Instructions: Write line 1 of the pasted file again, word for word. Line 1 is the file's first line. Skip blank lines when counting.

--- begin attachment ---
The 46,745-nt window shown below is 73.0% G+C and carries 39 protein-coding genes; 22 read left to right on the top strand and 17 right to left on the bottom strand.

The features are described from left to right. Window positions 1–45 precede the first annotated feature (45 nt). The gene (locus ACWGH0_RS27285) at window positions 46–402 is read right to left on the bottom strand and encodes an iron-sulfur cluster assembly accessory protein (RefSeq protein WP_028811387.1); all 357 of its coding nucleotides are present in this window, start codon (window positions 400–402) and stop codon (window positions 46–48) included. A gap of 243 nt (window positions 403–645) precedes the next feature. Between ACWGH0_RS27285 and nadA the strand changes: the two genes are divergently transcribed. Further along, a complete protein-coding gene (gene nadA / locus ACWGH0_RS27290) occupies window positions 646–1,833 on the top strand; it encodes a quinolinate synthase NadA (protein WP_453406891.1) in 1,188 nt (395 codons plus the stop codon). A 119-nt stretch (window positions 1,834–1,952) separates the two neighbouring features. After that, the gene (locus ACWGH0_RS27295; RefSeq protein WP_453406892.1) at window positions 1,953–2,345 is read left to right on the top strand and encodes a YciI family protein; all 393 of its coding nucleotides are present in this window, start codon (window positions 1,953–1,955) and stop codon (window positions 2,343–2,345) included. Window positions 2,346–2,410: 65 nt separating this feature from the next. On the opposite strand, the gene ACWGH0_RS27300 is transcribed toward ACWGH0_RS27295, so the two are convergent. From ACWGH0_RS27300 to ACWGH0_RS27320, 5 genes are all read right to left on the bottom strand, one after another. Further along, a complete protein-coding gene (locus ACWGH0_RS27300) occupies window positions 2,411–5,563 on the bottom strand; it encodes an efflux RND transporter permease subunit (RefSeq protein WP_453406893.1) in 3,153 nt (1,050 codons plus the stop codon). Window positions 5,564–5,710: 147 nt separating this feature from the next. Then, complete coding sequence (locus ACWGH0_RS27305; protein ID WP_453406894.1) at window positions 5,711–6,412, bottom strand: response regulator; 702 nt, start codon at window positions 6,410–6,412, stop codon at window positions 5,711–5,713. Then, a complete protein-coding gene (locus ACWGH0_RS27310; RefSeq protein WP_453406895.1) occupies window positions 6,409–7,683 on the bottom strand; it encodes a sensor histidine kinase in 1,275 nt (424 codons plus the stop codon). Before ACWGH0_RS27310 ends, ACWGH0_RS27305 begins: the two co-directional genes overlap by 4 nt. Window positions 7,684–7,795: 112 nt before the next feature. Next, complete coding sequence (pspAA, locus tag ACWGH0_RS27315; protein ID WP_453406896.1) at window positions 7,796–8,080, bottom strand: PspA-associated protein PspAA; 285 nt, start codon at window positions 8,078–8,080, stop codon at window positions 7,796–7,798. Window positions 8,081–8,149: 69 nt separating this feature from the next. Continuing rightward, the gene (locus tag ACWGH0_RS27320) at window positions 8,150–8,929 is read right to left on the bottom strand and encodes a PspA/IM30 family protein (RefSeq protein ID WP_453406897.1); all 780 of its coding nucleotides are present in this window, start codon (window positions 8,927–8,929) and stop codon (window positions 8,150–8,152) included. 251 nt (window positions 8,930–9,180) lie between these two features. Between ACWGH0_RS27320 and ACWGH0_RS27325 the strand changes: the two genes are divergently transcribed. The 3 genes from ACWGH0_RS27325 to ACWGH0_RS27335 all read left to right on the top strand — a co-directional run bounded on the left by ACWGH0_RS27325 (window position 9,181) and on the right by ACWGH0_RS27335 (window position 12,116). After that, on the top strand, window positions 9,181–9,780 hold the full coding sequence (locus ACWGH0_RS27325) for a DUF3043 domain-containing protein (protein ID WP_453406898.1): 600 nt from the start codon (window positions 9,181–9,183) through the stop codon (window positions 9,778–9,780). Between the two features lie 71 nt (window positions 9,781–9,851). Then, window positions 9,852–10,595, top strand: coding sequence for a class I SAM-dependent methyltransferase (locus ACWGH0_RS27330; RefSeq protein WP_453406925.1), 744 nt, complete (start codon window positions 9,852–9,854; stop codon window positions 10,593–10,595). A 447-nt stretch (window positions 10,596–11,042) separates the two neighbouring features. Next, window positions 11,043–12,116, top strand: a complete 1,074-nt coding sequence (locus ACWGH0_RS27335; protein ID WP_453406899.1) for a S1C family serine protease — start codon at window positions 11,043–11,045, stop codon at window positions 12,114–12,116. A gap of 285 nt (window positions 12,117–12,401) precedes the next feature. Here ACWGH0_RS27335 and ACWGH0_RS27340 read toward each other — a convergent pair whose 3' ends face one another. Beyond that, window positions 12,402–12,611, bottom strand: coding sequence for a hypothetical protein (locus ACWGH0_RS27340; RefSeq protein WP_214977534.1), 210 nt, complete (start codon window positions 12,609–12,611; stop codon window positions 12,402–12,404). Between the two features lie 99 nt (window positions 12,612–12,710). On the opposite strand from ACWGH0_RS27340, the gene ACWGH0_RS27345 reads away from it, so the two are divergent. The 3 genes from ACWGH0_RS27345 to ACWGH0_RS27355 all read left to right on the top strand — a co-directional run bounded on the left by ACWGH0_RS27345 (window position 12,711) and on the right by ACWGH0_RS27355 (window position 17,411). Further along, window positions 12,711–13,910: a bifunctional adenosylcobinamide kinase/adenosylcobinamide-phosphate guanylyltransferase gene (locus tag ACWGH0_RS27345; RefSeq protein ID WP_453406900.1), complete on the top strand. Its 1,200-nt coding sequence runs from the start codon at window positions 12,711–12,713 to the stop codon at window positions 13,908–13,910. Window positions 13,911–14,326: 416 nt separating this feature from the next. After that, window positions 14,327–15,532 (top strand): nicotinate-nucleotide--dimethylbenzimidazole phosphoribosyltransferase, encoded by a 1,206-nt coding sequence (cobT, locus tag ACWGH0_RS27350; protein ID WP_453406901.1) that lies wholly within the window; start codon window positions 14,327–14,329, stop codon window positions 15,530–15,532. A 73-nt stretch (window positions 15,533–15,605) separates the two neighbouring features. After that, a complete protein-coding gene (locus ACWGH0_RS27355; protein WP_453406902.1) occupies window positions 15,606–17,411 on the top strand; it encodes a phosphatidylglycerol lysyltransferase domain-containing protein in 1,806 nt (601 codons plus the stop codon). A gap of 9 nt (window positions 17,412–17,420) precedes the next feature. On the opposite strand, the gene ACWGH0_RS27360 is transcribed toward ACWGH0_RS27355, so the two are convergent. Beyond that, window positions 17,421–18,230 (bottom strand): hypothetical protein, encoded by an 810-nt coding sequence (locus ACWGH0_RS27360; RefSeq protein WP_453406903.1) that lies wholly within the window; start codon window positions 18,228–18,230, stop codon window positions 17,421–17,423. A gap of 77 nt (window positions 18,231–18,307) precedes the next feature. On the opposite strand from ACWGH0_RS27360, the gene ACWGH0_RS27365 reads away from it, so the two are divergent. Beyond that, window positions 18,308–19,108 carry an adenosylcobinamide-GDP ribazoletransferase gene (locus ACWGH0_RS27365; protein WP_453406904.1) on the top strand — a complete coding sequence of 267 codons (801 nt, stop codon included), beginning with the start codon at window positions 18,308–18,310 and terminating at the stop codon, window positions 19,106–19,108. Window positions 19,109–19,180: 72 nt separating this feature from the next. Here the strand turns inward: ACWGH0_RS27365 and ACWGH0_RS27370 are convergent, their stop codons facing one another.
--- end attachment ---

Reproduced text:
The 46,745-nt window shown below is 73.0% G+C and carries 39 protein-coding genes; 22 read left to right on the top strand and 17 right to left on the bottom strand.